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About Stampin' Ground
At the forefront of the burgeoning UK hardcore scene of the late 90s, Stampin’ Ground owe as much to traditional bands like Slayer and Integrity as they do to hardcore acts such as Napalm Death. Formed in early 1995 with the intention of making the ‘slowest metallic hardcore possible’, initial demos were recorded and although several labels showed an interest the band opted to test themselves in the live environment first. After some personnel changes, the band settled on its first stable line-up, comprising Heath Powell (vocals), Anthony Mowbray (guitar), Scott Atkins (guitar), Ian Glasper (bass), and Adrian Stokes (drums). They then recorded further demos (for a 7-inch single ‘Dawn Of Night’ on the Days Of Fury label) and toured with Southend, Essex-based hardcore crew Above All and the emocore band Bob Tilton. With their fearsome live reputation growing, support slots with Sick Of It All, Slapshot and Ignite preceded another single, ‘Starved’, on the Too Damn Hype imprint. A European tour followed before UK shows with Peter And The Test Tube Babies and the Exploited. Stampin’ Ground then signed to German label, We Bite, who re-released the previous singles as an EP.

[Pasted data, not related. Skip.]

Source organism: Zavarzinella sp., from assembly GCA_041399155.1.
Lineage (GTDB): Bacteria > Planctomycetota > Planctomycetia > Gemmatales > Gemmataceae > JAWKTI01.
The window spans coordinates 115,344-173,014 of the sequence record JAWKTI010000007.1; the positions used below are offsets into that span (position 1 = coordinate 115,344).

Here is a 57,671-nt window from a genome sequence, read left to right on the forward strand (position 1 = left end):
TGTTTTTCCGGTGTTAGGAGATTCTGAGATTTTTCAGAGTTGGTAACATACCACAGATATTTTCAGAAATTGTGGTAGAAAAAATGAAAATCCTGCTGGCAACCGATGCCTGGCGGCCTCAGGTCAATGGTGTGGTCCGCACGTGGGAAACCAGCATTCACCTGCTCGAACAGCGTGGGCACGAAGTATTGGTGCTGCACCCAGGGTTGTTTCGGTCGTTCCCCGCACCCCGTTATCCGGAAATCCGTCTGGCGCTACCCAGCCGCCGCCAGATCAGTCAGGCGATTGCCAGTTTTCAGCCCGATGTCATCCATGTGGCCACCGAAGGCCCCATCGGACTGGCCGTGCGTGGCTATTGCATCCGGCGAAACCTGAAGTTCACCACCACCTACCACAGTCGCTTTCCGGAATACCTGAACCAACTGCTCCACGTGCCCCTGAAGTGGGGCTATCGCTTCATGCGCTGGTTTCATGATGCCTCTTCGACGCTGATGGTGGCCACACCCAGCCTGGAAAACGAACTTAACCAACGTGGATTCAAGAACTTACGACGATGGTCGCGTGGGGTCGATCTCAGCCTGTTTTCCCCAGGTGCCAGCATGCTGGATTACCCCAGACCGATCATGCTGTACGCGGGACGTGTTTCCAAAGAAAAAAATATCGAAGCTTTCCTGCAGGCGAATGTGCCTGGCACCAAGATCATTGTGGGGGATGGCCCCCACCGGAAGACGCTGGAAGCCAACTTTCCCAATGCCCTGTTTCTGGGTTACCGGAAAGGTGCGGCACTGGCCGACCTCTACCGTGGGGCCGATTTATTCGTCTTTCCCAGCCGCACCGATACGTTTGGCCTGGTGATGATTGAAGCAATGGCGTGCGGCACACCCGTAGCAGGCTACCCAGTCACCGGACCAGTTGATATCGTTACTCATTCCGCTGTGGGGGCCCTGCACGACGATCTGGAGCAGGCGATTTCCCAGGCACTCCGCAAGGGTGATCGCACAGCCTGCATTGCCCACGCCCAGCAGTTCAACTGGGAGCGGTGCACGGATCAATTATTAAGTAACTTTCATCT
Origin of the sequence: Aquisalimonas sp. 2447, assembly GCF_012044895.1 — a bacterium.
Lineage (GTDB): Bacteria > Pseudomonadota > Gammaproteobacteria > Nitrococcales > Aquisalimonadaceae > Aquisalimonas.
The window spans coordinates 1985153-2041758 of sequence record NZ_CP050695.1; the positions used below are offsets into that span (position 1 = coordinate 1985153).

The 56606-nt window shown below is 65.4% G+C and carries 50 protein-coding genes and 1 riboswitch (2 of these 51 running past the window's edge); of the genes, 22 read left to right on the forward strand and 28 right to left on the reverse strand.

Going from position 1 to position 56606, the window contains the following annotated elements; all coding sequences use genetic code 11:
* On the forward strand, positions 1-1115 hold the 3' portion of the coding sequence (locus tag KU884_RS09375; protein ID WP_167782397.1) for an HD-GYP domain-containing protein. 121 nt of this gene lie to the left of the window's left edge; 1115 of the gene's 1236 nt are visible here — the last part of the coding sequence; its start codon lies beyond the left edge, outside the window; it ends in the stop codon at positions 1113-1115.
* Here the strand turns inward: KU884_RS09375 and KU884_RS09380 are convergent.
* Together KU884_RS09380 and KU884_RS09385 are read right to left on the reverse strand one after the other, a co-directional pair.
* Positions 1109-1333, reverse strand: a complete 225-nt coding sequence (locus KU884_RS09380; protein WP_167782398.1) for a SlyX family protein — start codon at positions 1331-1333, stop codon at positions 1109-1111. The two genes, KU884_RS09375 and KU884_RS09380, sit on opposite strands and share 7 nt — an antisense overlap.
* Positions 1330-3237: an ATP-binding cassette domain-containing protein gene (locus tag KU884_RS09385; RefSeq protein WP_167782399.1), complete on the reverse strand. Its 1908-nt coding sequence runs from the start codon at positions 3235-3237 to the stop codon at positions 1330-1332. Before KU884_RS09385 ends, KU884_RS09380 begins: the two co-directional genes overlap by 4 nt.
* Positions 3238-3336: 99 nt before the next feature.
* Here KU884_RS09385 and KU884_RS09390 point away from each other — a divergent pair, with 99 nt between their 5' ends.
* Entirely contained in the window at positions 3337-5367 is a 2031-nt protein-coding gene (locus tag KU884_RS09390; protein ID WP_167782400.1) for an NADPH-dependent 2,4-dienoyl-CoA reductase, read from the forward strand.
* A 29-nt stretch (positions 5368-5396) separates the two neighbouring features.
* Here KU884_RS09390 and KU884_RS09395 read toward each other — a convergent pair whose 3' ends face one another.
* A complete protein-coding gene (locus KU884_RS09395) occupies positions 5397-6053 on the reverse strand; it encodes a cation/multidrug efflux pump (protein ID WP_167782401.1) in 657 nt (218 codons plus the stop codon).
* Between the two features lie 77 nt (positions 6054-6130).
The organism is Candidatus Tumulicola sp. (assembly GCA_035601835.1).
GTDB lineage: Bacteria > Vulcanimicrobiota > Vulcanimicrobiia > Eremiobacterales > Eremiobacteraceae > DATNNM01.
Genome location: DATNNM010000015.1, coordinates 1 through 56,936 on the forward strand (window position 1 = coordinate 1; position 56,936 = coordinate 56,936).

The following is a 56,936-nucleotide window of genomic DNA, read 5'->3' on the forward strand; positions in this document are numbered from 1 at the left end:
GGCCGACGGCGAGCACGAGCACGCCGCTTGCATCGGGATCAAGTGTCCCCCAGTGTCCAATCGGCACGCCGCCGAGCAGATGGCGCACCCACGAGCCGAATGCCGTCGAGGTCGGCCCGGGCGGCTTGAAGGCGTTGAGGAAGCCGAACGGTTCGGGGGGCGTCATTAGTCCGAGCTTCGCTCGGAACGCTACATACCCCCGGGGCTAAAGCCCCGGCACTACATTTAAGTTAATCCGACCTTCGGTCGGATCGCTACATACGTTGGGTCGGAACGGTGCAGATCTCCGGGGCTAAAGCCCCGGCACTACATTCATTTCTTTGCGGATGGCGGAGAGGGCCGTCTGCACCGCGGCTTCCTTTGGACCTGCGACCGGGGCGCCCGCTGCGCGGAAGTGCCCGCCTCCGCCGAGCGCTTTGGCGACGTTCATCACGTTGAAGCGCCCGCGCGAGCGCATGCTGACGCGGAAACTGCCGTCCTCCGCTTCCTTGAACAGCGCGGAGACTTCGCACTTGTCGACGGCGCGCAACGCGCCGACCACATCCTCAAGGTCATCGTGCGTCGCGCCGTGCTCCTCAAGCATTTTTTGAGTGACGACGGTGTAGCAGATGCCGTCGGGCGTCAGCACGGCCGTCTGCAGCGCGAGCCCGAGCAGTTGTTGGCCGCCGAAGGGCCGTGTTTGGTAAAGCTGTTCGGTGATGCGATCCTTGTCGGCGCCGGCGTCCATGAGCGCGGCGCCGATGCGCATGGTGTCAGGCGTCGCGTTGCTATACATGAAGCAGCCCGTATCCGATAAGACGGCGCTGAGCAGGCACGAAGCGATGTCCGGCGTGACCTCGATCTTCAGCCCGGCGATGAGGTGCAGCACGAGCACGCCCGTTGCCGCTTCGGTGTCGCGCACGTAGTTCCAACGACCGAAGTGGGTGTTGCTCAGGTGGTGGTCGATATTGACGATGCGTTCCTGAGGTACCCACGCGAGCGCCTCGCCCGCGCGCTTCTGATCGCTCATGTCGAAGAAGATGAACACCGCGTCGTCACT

The band’s well received debut album, 1997’s Demons Run Amok, featured a collection of slow grinding riffs and punishing arrangements. An arduous tour took its toll on Powell, who was replaced by Adam Frakes-Sime from Southend band Blood Oath in January 1998. Stampin’ Ground subsequently signed to Century Media, and toured the UK with Madball before putting in impressive performances at various European festivals. An Expression Of Repressed Violence, released following several gruelling months on the road, saw the band and their new vocalist having gelled into a tight unit. Their fastest, heaviest and most complex work to that point, the release was followed inevitably by another lengthy tour. A split-single with Anglo-French band Knuckledust was followed by Stampin’ Ground’s first visit to the USA, supporting Cause For Alarm and Boston nihilists Blood For Blood. Carved From Empty Words was a convincing follow-up, lyrically excellent and flawlessly executed. Universally well received, Stampin’ Ground’s legendary work ethic, rehearsing six hours a day, three times a week for four months before going into the studio, paid off.